TIFF 2019: Our Review of ‘Corpus Christi’

TIFF 2019: Our Review of ‘Corpus Christi’

To what extent are faith and religion truly synonymous? This is a wildly blasphemous question I asked myself during Jan Komasa’s Corpus Christi, a film in which a recently paroled juvenile offender named Daniel (Bartoz Bielenia) illegitimately poses as a priest in a small Polish town reeling from loss and tragedy. As Daniel grows further entwined in the town’s affairs, and as he continues to unravel the mystery of what really occurred long ago, the core of his faith will be tested like it has never been before.

Generally speaking, films with strong performances tend to play well at film festivals. Here is no exception, as those who champion this film will likely start with the truly embodied performance from Bartoz Bielenia. He is truly present within the frame throughout the course of the film, and whenever he is slated to preach the film becomes charged with energy.  Furthermore, the cinematography is gorgeous. Corpus Christi has a cohesive structure to it, albeit one predicated on a lie.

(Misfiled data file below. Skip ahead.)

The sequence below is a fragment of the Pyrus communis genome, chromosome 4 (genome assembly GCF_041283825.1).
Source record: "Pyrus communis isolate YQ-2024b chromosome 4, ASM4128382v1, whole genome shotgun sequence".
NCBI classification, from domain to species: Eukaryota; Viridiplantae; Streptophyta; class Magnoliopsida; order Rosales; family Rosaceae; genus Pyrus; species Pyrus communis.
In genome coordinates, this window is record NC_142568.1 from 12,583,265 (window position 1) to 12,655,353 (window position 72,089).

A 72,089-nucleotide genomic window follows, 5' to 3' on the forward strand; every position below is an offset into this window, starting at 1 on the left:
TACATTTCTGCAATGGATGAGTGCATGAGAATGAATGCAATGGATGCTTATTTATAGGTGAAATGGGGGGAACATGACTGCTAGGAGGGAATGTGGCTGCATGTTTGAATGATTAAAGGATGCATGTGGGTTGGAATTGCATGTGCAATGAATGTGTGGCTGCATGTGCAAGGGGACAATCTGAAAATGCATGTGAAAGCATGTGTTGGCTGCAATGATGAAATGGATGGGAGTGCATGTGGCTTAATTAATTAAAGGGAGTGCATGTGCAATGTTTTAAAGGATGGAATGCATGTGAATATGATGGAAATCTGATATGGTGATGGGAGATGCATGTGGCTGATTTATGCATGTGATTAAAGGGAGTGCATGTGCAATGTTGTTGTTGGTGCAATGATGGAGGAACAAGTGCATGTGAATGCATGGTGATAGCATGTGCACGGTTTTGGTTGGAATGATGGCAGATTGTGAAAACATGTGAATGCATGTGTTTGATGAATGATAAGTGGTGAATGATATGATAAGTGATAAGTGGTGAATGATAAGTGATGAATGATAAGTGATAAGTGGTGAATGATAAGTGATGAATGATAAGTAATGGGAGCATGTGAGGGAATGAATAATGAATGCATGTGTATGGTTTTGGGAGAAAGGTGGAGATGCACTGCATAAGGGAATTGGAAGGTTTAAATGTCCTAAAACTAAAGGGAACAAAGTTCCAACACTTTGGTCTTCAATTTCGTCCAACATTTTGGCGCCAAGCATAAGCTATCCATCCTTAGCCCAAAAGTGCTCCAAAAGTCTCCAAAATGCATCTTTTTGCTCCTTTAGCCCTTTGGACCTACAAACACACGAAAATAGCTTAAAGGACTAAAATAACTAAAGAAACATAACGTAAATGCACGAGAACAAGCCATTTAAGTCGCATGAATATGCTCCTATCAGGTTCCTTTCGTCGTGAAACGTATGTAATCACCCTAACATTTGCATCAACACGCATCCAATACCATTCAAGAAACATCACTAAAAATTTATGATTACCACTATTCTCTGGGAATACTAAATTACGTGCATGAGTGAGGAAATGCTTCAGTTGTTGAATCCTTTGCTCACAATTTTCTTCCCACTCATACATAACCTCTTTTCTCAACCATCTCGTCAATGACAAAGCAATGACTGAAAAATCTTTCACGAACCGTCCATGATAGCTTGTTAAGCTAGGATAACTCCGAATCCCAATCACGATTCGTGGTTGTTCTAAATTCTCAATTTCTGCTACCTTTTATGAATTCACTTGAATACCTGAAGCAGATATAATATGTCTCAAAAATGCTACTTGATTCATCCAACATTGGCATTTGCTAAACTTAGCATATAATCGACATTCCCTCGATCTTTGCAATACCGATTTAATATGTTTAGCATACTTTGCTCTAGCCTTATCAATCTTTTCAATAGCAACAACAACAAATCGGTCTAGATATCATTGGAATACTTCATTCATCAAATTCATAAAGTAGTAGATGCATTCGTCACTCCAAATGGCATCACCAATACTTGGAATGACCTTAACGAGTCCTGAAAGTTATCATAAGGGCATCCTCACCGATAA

Yet, Komasa could probably do with a tighter cut. Again, this is already an uncomfortable film as it ostensibly built upon a lie. Some scenes seem to drag, and some slight edits would probably help the audience buy more into the diegesis. Likewise, the film’s ultimate endpoint, is nowhere near as strong as its penultimate one. Corpus Christi is a solid film, with a lot to recommend and some noticeable rough edges.

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Thomas Wishloff is currently an MA student at York University. He is new to the Toronto Film Scene, but has periodically written and podcasted for several now defunct ventures, and has probably commented on a forum with you at some point. The ex-Edmontonian has been known to enjoy a good board game, and claims to know the secret to the best popcorn in the world.
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